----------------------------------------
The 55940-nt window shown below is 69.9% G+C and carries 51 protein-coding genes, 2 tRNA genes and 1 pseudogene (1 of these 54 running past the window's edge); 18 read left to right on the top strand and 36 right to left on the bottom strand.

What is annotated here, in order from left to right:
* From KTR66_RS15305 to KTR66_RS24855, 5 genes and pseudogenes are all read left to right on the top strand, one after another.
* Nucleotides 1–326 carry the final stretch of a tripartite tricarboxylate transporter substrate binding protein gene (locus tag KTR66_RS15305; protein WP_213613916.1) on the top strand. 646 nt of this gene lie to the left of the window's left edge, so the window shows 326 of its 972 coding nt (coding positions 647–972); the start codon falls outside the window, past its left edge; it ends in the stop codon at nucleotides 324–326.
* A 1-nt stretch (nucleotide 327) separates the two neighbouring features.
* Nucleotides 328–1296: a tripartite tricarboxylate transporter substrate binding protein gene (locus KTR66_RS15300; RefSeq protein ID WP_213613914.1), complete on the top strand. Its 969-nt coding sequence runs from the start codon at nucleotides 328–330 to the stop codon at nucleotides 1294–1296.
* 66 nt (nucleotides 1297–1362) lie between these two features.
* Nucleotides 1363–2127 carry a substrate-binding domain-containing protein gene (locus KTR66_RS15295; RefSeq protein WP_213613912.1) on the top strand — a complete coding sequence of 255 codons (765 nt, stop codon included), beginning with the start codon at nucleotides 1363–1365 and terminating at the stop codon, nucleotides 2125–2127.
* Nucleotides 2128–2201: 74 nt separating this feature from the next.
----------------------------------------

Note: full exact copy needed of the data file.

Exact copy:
The 55940-nt window shown below is 69.9% G+C and carries 51 protein-coding genes, 2 tRNA genes and 1 pseudogene (1 of these 54 running past the window's edge); 18 read left to right on the top strand and 36 right to left on the bottom strand.

What is annotated here, in order from left to right:
* From KTR66_RS15305 to KTR66_RS24855, 5 genes and pseudogenes are all read left to right on the top strand, one after another.
* Nucleotides 1–326 carry the final stretch of a tripartite tricarboxylate transporter substrate binding protein gene (locus tag KTR66_RS15305; protein WP_213613916.1) on the top strand. 646 nt of this gene lie to the left of the window's left edge, so the window shows 326 of its 972 coding nt (coding positions 647–972); the start codon falls outside the window, past its left edge; it ends in the stop codon at nucleotides 324–326.
* A 1-nt stretch (nucleotide 327) separates the two neighbouring features.
* Nucleotides 328–1296: a tripartite tricarboxylate transporter substrate binding protein gene (locus KTR66_RS15300; RefSeq protein ID WP_213613914.1), complete on the top strand. Its 969-nt coding sequence runs from the start codon at nucleotides 328–330 to the stop codon at nucleotides 1294–1296.
* 66 nt (nucleotides 1297–1362) lie between these two features.
* Nucleotides 1363–2127 carry a substrate-binding domain-containing protein gene (locus KTR66_RS15295; RefSeq protein WP_213613912.1) on the top strand — a complete coding sequence of 255 codons (765 nt, stop codon included), beginning with the start codon at nucleotides 1363–1365 and terminating at the stop codon, nucleotides 2125–2127.
* Nucleotides 2128–2201: 74 nt separating this feature from the next.